Bush Says He's Optimistic Economy is Sound The president acknowledges "unsettling times" in the U.S. housing and credit markets but says he is optimistic the economy will remain strong as long as Congress does not raise taxes.
NPR logo Bush Says He's Optimistic Economy is Sound

Bush Says He's Optimistic Economy is Sound

President Bush on Thursday acknowledged "unsettling times" in the U.S. housing and credit markets but said he was optimistic the economy would remain strong as long as Congress does not raise taxes.

In a wide-ranging news conference at the White House, Mr. Bush answered questions on the economy, Iraq and the Middle East, and the State Children's Health Insurance Program, known as SCHIP.

"There is no question there are some unsettling times in the housing markets and credits associated with the housing market," the president told reporters.

Asked about the chances of a recession, Mr. Bush responded that he is optimistic about the U.S. economy, "but I would be pessimistic if Congress does what it wants to do and raises taxes."

Pressed on the issue, Mr. Bush said, "You need to talk to an economist."

"I think I got a 'B' in Econ 101, but I got an 'A' in not raising taxes," he said.

The president rebuffed recent comments by former Federal Reserve Chairman Alan Greenspan suggesting that the administration had been fiscally irresponsible.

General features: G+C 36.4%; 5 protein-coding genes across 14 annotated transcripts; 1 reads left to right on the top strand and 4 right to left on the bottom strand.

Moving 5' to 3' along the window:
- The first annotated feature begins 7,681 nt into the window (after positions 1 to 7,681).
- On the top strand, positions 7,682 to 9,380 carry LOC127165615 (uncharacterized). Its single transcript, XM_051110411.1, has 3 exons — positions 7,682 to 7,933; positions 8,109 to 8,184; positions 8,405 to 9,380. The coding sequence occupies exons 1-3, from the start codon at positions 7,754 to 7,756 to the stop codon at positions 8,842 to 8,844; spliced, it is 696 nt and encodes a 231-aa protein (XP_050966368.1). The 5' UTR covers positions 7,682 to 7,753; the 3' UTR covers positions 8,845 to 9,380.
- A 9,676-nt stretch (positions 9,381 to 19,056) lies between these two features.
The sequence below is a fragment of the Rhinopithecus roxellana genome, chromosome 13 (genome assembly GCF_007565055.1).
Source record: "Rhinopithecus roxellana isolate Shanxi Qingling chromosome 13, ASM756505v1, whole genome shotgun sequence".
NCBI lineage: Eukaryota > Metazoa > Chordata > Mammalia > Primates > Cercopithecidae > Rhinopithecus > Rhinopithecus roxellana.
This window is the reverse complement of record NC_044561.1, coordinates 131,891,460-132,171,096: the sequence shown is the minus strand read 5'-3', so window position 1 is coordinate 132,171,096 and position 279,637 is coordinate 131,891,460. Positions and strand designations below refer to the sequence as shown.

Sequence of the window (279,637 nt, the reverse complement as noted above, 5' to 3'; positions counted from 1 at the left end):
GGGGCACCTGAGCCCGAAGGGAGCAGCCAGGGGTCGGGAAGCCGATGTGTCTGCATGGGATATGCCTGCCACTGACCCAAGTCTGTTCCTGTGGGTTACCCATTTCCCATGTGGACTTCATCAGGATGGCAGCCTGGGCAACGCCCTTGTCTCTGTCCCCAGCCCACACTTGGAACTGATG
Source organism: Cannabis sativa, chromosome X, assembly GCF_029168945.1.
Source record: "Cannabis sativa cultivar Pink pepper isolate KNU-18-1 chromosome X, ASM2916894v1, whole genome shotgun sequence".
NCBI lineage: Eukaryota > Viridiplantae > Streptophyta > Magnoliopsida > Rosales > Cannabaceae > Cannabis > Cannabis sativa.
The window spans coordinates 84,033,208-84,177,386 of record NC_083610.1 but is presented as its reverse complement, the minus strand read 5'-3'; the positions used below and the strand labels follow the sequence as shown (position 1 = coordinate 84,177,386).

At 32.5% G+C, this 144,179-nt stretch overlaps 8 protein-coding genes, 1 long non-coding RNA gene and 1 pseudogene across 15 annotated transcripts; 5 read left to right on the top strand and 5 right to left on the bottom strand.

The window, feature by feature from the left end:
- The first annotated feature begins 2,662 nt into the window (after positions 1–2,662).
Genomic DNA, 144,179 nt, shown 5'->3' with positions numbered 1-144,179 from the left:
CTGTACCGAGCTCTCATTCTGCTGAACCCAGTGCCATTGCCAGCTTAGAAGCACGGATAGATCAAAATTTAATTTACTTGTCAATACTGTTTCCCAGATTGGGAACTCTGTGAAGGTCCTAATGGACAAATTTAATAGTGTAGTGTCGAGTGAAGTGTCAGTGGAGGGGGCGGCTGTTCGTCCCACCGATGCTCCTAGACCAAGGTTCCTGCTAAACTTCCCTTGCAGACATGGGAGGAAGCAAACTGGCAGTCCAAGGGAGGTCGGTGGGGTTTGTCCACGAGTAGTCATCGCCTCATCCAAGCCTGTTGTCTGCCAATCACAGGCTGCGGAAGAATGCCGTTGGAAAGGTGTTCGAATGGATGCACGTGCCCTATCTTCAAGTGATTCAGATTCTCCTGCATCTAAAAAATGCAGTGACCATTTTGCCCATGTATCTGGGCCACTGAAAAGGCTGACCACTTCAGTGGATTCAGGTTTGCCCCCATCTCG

"My feelings are not hurt," he said. "I respectfully disagree with Alan Greenspan when he says we didn't handle the fiscal situation well, because we did."

Mr. Bush opened the news conference with a statement challenging Democrats on their proposal for a $35 billion increase in a children's health insurance program. The president has threatened to veto the bill.

The increase for the State Children's Health Insurance Program would bring total spending to about $60 billion, or twice the level sought by the administration.

The president urged lawmakers to send him a simple extension of the current program - which expires at the end of this month – if both sides cannot agree on terms of a new measure.

On the subject of Iraq, Mr. Bush said there has been progress in local communities in Iraq, but people are dissatisfied with the central government.

"Part of the reason why there's not this instant democracy in Iraq is because people are still recovering from Saddam Hussein's brutal rule. Sort of an interesting comment, I heard somebody say, `Where's Mandela?' Well, Mandela's dead because Saddam Hussein killed all the Mandelas."

In the testiest exchange in the news conference, the president refused to answer a question about Israel's alleged bombing raid in Syria. A reporter asked if Mr. Bush could comment on the target and whether he supported the attack.

After a short back and forth, the president said "I'm not going to comment on the matter means I'm not going to comment on the matter."

With additional reporting from The Associated Press